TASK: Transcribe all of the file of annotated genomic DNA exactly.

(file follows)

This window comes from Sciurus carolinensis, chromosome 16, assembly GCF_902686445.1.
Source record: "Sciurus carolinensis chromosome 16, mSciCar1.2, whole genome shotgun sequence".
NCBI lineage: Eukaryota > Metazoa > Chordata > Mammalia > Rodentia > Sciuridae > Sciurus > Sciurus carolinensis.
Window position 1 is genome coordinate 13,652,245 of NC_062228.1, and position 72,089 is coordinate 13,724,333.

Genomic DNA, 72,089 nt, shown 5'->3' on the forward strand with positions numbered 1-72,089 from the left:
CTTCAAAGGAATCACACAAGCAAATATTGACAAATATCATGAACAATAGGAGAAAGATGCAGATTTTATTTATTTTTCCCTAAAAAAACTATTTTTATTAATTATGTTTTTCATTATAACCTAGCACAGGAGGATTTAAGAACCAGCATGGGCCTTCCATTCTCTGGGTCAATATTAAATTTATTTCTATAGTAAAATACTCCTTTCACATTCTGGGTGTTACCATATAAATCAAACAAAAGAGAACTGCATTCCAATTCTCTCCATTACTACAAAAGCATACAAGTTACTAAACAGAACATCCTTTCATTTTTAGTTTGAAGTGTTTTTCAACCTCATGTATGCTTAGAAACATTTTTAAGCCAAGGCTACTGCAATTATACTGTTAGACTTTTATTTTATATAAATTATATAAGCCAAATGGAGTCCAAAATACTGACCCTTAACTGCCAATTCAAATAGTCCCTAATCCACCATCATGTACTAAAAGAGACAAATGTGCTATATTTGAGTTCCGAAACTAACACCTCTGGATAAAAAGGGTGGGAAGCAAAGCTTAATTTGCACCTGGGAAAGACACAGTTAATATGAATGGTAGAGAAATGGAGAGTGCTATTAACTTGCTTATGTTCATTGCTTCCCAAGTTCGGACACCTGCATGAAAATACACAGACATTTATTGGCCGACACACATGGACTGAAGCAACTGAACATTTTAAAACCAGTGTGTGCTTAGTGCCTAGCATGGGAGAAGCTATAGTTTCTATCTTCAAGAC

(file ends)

This window comes from Sciurus carolinensis, chromosome 16, assembly GCF_902686445.1.
Source record: "Sciurus carolinensis chromosome 16, mSciCar1.2, whole genome shotgun sequence".
NCBI lineage: Eukaryota > Metazoa > Chordata > Mammalia > Rodentia > Sciuridae > Sciurus > Sciurus carolinensis.
Window position 1 is genome coordinate 13,652,245 of NC_062228.1, and position 72,089 is coordinate 13,724,333.

Genomic DNA, 72,089 nt, shown 5'->3' on the forward strand with positions numbered 1-72,089 from the left:
CTTCAAAGGAATCACACAAGCAAATATTGACAAATATCATGAACAATAGGAGAAAGATGCAGATTTTATTTATTTTTCCCTAAAAAAACTATTTTTATTAATTATGTTTTTCATTATAACCTAGCACAGGAGGATTTAAGAACCAGCATGGGCCTTCCATTCTCTGGGTCAATATTAAATTTATTTCTATAGTAAAATACTCCTTTCACATTCTGGGTGTTACCATATAAATCAAACAAAAGAGAACTGCATTCCAATTCTCTCCATTACTACAAAAGCATACAAGTTACTAAACAGAACATCCTTTCATTTTTAGTTTGAAGTGTTTTTCAACCTCATGTATGCTTAGAAACATTTTTAAGCCAAGGCTACTGCAATTATACTGTTAGACTTTTATTTTATATAAATTATATAAGCCAAATGGAGTCCAAAATACTGACCCTTAACTGCCAATTCAAATAGTCCCTAATCCACCATCATGTACTAAAAGAGACAAATGTGCTATATTTGAGTTCCGAAACTAACACCTCTGGATAAAAAGGGTGGGAAGCAAAGCTTAATTTGCACCTGGGAAAGACACAGTTAATATGAATGGTAGAGAAATGGAGAGTGCTATTAACTTGCTTATGTTCATTGCTTCCCAAGTTCGGACACCTGCATGAAAATACACAGACATTTATTGGCCGACACACATGGACTGAAGCAACTGAACATTTTAAAACCAGTGTGTGCTTAGTGCCTAGCATGGGAGAAGCTATAGTTTCTATCTTCAAGAC